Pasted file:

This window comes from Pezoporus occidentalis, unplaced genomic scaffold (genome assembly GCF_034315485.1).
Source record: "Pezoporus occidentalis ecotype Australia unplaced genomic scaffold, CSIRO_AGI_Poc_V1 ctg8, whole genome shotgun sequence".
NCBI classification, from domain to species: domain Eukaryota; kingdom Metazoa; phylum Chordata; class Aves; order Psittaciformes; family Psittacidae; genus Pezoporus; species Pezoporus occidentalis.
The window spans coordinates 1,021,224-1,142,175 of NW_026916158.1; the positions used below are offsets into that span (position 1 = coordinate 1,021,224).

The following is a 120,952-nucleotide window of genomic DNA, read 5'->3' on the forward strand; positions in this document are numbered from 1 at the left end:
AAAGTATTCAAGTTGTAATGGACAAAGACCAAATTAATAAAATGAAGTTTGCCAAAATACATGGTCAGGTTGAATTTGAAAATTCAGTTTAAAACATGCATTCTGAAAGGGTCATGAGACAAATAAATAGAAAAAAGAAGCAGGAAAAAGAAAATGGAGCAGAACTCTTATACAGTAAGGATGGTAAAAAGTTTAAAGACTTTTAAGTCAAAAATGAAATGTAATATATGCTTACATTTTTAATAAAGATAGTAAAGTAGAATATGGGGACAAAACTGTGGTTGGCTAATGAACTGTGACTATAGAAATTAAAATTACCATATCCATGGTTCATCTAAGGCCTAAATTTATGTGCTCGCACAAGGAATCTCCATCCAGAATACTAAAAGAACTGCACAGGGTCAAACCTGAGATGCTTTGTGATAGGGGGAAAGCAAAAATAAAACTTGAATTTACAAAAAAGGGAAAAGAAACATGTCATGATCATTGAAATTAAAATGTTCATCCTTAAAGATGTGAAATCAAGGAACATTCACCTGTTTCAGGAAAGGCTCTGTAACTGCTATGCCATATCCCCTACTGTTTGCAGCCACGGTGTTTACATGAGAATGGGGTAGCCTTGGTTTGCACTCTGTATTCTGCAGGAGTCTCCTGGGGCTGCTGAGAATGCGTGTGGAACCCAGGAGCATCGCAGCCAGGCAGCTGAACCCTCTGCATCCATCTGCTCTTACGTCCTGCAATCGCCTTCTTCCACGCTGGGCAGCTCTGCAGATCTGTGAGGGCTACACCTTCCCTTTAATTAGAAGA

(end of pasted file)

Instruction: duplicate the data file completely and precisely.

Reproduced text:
This window comes from Pezoporus occidentalis, unplaced genomic scaffold (genome assembly GCF_034315485.1).
Source record: "Pezoporus occidentalis ecotype Australia unplaced genomic scaffold, CSIRO_AGI_Poc_V1 ctg8, whole genome shotgun sequence".
NCBI classification, from domain to species: domain Eukaryota; kingdom Metazoa; phylum Chordata; class Aves; order Psittaciformes; family Psittacidae; genus Pezoporus; species Pezoporus occidentalis.
The window spans coordinates 1,021,224-1,142,175 of NW_026916158.1; the positions used below are offsets into that span (position 1 = coordinate 1,021,224).

The following is a 120,952-nucleotide window of genomic DNA, read 5'->3' on the forward strand; positions in this document are numbered from 1 at the left end:
AAAGTATTCAAGTTGTAATGGACAAAGACCAAATTAATAAAATGAAGTTTGCCAAAATACATGGTCAGGTTGAATTTGAAAATTCAGTTTAAAACATGCATTCTGAAAGGGTCATGAGACAAATAAATAGAAAAAAGAAGCAGGAAAAAGAAAATGGAGCAGAACTCTTATACAGTAAGGATGGTAAAAAGTTTAAAGACTTTTAAGTCAAAAATGAAATGTAATATATGCTTACATTTTTAATAAAGATAGTAAAGTAGAATATGGGGACAAAACTGTGGTTGGCTAATGAACTGTGACTATAGAAATTAAAATTACCATATCCATGGTTCATCTAAGGCCTAAATTTATGTGCTCGCACAAGGAATCTCCATCCAGAATACTAAAAGAACTGCACAGGGTCAAACCTGAGATGCTTTGTGATAGGGGGAAAGCAAAAATAAAACTTGAATTTACAAAAAAGGGAAAAGAAACATGTCATGATCATTGAAATTAAAATGTTCATCCTTAAAGATGTGAAATCAAGGAACATTCACCTGTTTCAGGAAAGGCTCTGTAACTGCTATGCCATATCCCCTACTGTTTGCAGCCACGGTGTTTACATGAGAATGGGGTAGCCTTGGTTTGCACTCTGTATTCTGCAGGAGTCTCCTGGGGCTGCTGAGAATGCGTGTGGAACCCAGGAGCATCGCAGCCAGGCAGCTGAACCCTCTGCATCCATCTGCTCTTACGTCCTGCAATCGCCTTCTTCCACGCTGGGCAGCTCTGCAGATCTGTGAGGGCTACACCTTCCCTTTAATTAGAAGA